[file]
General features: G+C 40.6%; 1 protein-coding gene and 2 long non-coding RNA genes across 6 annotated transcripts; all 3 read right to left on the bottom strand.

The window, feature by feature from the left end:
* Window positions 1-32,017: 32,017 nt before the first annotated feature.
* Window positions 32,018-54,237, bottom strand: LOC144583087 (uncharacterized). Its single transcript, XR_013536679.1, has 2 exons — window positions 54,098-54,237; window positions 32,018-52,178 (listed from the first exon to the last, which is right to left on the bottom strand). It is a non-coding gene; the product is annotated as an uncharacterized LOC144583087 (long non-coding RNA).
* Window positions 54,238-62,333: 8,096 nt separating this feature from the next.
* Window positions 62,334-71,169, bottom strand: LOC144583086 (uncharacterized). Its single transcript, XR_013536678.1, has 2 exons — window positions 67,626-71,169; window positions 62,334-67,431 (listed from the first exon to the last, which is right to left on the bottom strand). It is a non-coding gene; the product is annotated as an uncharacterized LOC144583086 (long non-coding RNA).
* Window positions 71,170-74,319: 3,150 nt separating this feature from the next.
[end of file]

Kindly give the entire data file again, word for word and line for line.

General features: G+C 40.6%; 1 protein-coding gene and 2 long non-coding RNA genes across 6 annotated transcripts; all 3 read right to left on the bottom strand.

The window, feature by feature from the left end:
* Window positions 1-32,017: 32,017 nt before the first annotated feature.
* Window positions 32,018-54,237, bottom strand: LOC144583087 (uncharacterized). Its single transcript, XR_013536679.1, has 2 exons — window positions 54,098-54,237; window positions 32,018-52,178 (listed from the first exon to the last, which is right to left on the bottom strand). It is a non-coding gene; the product is annotated as an uncharacterized LOC144583087 (long non-coding RNA).
* Window positions 54,238-62,333: 8,096 nt separating this feature from the next.
* Window positions 62,334-71,169, bottom strand: LOC144583086 (uncharacterized). Its single transcript, XR_013536678.1, has 2 exons — window positions 67,626-71,169; window positions 62,334-67,431 (listed from the first exon to the last, which is right to left on the bottom strand). It is a non-coding gene; the product is annotated as an uncharacterized LOC144583086 (long non-coding RNA).
* Window positions 71,170-74,319: 3,150 nt separating this feature from the next.